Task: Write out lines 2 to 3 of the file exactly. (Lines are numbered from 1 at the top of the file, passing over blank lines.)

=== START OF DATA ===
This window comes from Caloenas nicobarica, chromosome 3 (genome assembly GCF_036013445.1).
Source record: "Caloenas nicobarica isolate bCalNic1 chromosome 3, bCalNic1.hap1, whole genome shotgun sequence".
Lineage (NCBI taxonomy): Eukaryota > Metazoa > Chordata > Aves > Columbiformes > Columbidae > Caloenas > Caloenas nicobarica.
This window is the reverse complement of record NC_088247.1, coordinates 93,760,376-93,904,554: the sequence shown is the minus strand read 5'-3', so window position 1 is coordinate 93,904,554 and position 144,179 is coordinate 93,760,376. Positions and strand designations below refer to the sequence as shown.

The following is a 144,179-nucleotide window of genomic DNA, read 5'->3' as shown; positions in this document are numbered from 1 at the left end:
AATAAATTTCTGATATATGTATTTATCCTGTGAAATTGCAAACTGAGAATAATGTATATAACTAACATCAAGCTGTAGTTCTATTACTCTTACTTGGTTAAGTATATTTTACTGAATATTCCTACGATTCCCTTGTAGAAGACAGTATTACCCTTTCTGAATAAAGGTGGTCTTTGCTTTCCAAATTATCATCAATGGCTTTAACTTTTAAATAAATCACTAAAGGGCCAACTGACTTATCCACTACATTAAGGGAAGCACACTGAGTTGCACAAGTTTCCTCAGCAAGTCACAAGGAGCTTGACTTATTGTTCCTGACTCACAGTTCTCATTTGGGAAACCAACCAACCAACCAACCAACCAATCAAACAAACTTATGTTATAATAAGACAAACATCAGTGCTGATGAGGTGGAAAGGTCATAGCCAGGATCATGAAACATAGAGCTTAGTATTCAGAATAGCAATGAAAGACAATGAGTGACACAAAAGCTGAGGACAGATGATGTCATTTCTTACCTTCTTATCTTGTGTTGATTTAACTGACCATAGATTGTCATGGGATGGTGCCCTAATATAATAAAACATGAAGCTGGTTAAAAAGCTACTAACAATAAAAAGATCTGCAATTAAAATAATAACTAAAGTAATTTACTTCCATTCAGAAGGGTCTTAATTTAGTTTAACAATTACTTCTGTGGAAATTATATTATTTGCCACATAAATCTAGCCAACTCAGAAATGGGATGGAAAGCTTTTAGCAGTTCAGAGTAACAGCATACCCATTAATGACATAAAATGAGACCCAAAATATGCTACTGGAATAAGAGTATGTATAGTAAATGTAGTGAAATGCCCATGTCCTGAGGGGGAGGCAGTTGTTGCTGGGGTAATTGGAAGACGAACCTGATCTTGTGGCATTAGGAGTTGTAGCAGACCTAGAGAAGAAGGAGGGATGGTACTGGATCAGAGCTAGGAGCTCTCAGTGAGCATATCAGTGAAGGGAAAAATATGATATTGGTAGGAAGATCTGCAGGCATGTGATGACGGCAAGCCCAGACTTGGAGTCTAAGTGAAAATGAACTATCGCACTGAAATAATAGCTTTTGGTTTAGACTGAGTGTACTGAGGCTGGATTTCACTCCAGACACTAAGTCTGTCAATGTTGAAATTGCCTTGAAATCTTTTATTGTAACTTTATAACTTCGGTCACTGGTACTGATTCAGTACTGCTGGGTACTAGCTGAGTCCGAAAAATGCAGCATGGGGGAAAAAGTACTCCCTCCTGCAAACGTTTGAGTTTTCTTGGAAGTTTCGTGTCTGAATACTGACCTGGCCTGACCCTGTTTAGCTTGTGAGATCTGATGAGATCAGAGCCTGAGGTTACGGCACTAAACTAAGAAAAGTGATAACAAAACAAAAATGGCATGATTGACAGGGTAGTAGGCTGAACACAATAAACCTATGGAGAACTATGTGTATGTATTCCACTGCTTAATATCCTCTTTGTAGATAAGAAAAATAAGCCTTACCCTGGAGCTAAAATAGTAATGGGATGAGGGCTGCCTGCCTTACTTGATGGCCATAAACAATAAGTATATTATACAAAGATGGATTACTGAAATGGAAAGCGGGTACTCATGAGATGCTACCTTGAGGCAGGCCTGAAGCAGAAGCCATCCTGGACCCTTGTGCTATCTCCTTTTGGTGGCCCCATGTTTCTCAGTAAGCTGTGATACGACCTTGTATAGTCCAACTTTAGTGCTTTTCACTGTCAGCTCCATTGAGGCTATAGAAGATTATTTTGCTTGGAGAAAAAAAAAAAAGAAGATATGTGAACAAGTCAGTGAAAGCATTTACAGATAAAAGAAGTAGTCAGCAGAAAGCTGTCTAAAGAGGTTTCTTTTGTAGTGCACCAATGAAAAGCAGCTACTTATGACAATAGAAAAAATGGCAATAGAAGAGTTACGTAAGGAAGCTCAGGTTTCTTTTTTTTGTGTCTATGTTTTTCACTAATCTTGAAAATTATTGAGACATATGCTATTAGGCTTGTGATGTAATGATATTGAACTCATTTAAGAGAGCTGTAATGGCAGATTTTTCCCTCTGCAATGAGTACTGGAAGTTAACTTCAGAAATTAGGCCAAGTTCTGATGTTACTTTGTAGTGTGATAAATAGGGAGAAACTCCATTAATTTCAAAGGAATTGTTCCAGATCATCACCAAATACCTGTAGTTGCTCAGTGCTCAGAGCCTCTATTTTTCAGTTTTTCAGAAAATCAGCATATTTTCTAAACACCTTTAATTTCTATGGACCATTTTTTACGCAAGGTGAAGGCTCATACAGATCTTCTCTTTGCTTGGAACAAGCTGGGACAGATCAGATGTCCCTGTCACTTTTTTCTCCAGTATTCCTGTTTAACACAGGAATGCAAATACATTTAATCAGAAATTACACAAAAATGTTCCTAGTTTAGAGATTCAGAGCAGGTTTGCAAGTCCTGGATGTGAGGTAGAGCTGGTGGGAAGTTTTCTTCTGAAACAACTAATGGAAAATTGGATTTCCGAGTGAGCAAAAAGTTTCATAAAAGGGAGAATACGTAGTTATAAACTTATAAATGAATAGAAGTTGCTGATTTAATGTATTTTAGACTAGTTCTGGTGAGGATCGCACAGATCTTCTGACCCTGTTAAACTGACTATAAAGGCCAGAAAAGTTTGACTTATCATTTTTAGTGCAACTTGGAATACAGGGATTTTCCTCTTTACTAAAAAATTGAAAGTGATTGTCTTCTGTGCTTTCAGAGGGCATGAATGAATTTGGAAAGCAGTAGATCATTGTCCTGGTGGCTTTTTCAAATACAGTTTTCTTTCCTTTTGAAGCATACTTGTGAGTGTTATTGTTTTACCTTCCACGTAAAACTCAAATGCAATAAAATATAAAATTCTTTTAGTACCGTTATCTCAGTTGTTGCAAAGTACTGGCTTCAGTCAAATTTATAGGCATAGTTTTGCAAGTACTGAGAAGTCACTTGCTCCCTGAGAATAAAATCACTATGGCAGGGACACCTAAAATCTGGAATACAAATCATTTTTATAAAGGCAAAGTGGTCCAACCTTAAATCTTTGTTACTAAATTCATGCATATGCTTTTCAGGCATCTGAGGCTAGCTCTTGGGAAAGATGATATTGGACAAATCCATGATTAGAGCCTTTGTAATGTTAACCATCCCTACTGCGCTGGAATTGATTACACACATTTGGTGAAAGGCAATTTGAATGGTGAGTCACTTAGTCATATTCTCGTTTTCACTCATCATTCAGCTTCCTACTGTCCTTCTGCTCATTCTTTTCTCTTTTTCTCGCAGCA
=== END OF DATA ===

Source record: "Caloenas nicobarica isolate bCalNic1 chromosome 3, bCalNic1.hap1, whole genome shotgun sequence".
Lineage (NCBI taxonomy): Eukaryota > Metazoa > Chordata > Aves > Columbiformes > Columbidae > Caloenas > Caloenas nicobarica.